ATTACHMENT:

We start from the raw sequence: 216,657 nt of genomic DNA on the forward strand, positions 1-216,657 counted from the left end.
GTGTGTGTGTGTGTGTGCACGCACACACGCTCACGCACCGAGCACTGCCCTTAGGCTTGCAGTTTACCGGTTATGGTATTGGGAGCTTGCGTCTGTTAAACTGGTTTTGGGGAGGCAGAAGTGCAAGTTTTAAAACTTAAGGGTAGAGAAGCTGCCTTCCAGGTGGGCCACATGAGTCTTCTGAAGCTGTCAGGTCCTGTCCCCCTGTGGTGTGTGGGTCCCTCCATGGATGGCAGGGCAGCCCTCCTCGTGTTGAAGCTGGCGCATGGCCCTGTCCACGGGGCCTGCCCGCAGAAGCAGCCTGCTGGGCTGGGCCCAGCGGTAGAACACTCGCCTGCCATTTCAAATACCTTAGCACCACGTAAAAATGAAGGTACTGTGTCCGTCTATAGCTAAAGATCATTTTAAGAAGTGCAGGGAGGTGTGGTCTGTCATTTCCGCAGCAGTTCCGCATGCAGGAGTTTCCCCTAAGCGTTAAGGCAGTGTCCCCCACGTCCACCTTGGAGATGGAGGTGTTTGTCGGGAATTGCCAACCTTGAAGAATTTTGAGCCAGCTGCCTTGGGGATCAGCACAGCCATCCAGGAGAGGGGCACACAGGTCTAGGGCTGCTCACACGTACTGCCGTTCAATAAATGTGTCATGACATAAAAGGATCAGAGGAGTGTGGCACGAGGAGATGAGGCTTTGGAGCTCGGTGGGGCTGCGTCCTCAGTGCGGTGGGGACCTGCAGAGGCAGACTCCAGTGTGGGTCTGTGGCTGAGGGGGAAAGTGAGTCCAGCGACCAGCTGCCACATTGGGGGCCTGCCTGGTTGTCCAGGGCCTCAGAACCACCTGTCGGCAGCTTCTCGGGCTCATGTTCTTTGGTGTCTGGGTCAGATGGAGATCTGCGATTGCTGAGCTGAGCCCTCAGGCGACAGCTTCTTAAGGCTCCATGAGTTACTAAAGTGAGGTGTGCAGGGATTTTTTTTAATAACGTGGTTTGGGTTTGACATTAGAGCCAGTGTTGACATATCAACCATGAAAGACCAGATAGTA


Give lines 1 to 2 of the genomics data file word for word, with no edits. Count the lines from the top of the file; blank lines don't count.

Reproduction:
We start from the raw sequence: 216,657 nt of genomic DNA on the forward strand, positions 1-216,657 counted from the left end.
GTGTGTGTGTGTGTGTGCACGCACACACGCTCACGCACCGAGCACTGCCCTTAGGCTTGCAGTTTACCGGTTATGGTATTGGGAGCTTGCGTCTGTTAAACTGGTTTTGGGGAGGCAGAAGTGCAAGTTTTAAAACTTAAGGGTAGAGAAGCTGCCTTCCAGGTGGGCCACATGAGTCTTCTGAAGCTGTCAGGTCCTGTCCCCCTGTGGTGTGTGGGTCCCTCCATGGATGGCAGGGCAGCCCTCCTCGTGTTGAAGCTGGCGCATGGCCCTGTCCACGGGGCCTGCCCGCAGAAGCAGCCTGCTGGGCTGGGCCCAGCGGTAGAACACTCGCCTGCCATTTCAAATACCTTAGCACCACGTAAAAATGAAGGTACTGTGTCCGTCTATAGCTAAAGATCATTTTAAGAAGTGCAGGGAGGTGTGGTCTGTCATTTCCGCAGCAGTTCCGCATGCAGGAGTTTCCCCTAAGCGTTAAGGCAGTGTCCCCCACGTCCACCTTGGAGATGGAGGTGTTTGTCGGGAATTGCCAACCTTGAAGAATTTTGAGCCAGCTGCCTTGGGGATCAGCACAGCCATCCAGGAGAGGGGCACACAGGTCTAGGGCTGCTCACACGTACTGCCGTTCAATAAATGTGTCATGACATAAAAGGATCAGAGGAGTGTGGCACGAGGAGATGAGGCTTTGGAGCTCGGTGGGGCTGCGTCCTCAGTGCGGTGGGGACCTGCAGAGGCAGACTCCAGTGTGGGTCTGTGGCTGAGGGGGAAAGTGAGTCCAGCGACCAGCTGCCACATTGGGGGCCTGCCTGGTTGTCCAGGGCCTCAGAACCACCTGTCGGCAGCTTCTCGGGCTCATGTTCTTTGGTGTCTGGGTCAGATGGAGATCTGCGATTGCTGAGCTGAGCCCTCAGGCGACAGCTTCTTAAGGCTCCATGAGTTACTAAAGTGAGGTGTGCAGGGATTTTTTTTAATAACGTGGTTTGGGTTTGACATTAGAGCCAGTGTTGACATATCAACCATGAAAGACCAGATAGTA